The Central Committee of the World Council of Churches began its twenty-fifth anniversary meeting in Geneva on Wednesday (22 August).
SCU Sign "Ecumenical Centre" PAN TO GV Centre (2 shots)
GV Delegates seated
SV Chairman speaks (Sound continues over shots of delegates listening)
"Even as we have been involved in this struggle for racial justice in Southern Africa, the Executive has been deeply concerned about the continuing lack of communication with the member churches in South Africa over the past years. After implementation of the 1971 proposals for consultation between delegations from the WCC and the South African member churches had to be postponed indefinitely because of the imposition of unacceptable conditions by the South African government, nothing could be arranged. So the Bangalore Executive proposed further exploration of the possibility for a Consultation as originally proposed in South Africa. It was also suggested that those member churches in South Africa, which are not represented in the Central Committee, might consider exercising their right to send one representative each to this meeting of the Central Committee, as this would not only provide opportunity for a consultation on specific issues concerned with racial justice,but would also make it possible for the South African Church representatives to become more fully acquainted with the life and work of the World Council in general. I am glad that the member-churches of South Africa have responded positively to this last suggestion, and that their representatives are with us at this meeting."
Initials BB/1703 IG/AH/BB/1713
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Background: The Central Committee of the World Council of Churches began its twenty-fifth anniversary meeting in Geneva on Wednesday (22 August).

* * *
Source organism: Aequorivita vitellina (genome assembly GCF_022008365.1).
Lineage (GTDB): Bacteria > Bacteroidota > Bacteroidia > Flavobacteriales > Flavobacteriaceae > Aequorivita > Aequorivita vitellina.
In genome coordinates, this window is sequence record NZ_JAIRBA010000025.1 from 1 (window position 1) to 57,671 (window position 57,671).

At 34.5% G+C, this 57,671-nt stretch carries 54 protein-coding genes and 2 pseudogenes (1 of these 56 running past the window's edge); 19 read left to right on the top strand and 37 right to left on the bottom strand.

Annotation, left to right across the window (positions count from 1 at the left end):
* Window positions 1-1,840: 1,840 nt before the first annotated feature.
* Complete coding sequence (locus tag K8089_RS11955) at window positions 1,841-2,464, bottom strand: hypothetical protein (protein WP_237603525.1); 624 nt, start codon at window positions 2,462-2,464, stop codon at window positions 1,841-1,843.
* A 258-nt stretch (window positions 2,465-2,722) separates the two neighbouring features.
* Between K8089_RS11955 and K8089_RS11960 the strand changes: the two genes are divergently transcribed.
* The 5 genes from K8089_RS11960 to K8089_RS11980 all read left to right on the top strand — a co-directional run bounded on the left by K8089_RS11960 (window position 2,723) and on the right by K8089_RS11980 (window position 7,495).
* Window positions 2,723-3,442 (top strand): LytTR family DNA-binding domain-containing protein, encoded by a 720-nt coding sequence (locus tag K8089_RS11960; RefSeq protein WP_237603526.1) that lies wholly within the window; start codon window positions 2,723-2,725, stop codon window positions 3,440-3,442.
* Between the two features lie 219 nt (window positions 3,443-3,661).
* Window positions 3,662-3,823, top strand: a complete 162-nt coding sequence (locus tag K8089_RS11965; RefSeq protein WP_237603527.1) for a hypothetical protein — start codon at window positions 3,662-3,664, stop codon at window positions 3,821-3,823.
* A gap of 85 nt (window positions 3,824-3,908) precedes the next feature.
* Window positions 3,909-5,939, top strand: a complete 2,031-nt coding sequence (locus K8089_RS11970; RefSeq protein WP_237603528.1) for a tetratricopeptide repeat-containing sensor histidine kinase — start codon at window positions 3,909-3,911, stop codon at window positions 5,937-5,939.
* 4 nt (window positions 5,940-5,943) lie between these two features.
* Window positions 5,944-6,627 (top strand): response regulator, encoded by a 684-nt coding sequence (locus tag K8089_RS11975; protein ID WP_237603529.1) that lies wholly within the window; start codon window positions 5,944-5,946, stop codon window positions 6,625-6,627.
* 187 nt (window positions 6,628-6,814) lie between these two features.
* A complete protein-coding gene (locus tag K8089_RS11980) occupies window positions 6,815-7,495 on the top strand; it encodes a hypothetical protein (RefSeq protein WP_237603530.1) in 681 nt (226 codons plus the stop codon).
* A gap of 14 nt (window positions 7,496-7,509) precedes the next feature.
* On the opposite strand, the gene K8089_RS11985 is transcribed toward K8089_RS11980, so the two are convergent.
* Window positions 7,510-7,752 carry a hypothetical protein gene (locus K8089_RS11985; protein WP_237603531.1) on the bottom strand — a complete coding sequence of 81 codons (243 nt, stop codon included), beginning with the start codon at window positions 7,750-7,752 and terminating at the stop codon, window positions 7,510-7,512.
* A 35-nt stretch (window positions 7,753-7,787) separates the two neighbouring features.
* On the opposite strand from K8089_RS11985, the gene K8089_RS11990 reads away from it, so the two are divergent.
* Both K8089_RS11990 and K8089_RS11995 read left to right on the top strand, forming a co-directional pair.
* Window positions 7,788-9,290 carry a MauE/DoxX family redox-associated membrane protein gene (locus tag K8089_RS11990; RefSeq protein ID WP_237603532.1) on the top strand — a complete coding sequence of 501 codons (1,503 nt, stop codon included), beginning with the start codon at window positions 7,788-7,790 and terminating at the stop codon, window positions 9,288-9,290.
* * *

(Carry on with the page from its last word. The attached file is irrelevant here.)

The World Council first met at Amsterdam in August 1948. Since that time it has played a leading role in the fight against racial injustice in Africa. It has also, on a less-publicised level, helped millions of refugees, placed itself in the vanguard of efforts to promote economic and social development in the poorer countries of the world and has promoted unity among its 263 Anglican, protestant and Orthodox member-Churches.
A storm of protest erupted in South Africa and elsewhere three years ago over the decision to make donations to African guerrilla movements. But the Council has made it clear that it will not allow accusations that it is "leftist" deter it from pushing ahead with such projects and giving financial support to "liberation movements".
Speaking at the opening of the Council's meeting the Chairman of the Executive Committee, Dr. M. M. Thomas said:
SYNOPSIS: At Geneva on Wednesday the Central Committee of the World Council of Churches assembled at the start of its annual week-long meeting. This year the Council is celebrating its twenty-fifth anniversary -- a period marked by controversy as well as solid achievement. The delegates were addressed by Dr. M. Thomas Chairman of the Executive Committee on one of the most controversial issues -- South Africa: